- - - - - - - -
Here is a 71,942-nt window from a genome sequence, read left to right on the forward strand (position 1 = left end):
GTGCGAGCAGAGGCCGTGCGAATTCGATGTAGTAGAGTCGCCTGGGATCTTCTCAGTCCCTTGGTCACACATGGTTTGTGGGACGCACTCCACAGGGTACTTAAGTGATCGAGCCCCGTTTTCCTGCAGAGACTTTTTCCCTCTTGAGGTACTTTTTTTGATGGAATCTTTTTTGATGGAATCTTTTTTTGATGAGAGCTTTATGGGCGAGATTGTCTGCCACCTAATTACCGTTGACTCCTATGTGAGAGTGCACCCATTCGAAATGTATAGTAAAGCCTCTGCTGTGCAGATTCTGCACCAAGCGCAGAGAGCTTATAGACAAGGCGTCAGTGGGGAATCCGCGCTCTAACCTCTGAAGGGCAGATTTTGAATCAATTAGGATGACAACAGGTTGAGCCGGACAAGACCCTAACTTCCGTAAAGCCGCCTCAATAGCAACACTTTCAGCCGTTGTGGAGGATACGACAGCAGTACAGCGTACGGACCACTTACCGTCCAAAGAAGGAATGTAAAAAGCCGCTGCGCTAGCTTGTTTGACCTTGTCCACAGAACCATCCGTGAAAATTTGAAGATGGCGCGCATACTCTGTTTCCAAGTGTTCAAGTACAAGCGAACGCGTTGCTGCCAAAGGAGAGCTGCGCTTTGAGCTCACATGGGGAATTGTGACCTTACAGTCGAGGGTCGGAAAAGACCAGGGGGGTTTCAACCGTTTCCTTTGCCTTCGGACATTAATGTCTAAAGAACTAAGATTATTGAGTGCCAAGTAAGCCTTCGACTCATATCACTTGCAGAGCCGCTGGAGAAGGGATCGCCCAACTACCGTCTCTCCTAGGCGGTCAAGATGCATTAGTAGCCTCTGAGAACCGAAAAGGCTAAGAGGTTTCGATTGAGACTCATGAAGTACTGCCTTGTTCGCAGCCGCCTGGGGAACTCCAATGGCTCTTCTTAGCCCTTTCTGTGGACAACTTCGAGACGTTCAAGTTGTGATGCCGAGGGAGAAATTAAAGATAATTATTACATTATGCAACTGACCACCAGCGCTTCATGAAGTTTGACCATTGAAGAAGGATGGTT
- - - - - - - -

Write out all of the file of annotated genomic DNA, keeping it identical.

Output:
Here is a 71,942-nt window from a genome sequence, read left to right on the forward strand (position 1 = left end):
GTGCGAGCAGAGGCCGTGCGAATTCGATGTAGTAGAGTCGCCTGGGATCTTCTCAGTCCCTTGGTCACACATGGTTTGTGGGACGCACTCCACAGGGTACTTAAGTGATCGAGCCCCGTTTTCCTGCAGAGACTTTTTCCCTCTTGAGGTACTTTTTTTGATGGAATCTTTTTTGATGGAATCTTTTTTTGATGAGAGCTTTATGGGCGAGATTGTCTGCCACCTAATTACCGTTGACTCCTATGTGAGAGTGCACCCATTCGAAATGTATAGTAAAGCCTCTGCTGTGCAGATTCTGCACCAAGCGCAGAGAGCTTATAGACAAGGCGTCAGTGGGGAATCCGCGCTCTAACCTCTGAAGGGCAGATTTTGAATCAATTAGGATGACAACAGGTTGAGCCGGACAAGACCCTAACTTCCGTAAAGCCGCCTCAATAGCAACACTTTCAGCCGTTGTGGAGGATACGACAGCAGTACAGCGTACGGACCACTTACCGTCCAAAGAAGGAATGTAAAAAGCCGCTGCGCTAGCTTGTTTGACCTTGTCCACAGAACCATCCGTGAAAATTTGAAGATGGCGCGCATACTCTGTTTCCAAGTGTTCAAGTACAAGCGAACGCGTTGCTGCCAAAGGAGAGCTGCGCTTTGAGCTCACATGGGGAATTGTGACCTTACAGTCGAGGGTCGGAAAAGACCAGGGGGGTTTCAACCGTTTCCTTTGCCTTCGGACATTAATGTCTAAAGAACTAAGATTATTGAGTGCCAAGTAAGCCTTCGACTCATATCACTTGCAGAGCCGCTGGAGAAGGGATCGCCCAACTACCGTCTCTCCTAGGCGGTCAAGATGCATTAGTAGCCTCTGAGAACCGAAAAGGCTAAGAGGTTTCGATTGAGACTCATGAAGTACTGCCTTGTTCGCAGCCGCCTGGGGAACTCCAATGGCTCTTCTTAGCCCTTTCTGTGGACAACTTCGAGACGTTCAAGTTGTGATGCCGAGGGAGAAATTAAAGATAATTATTACATTATGCAACTGACCACCAGCGCTTCATGAAGTTTGACCATTGAAGAAGGATGGTT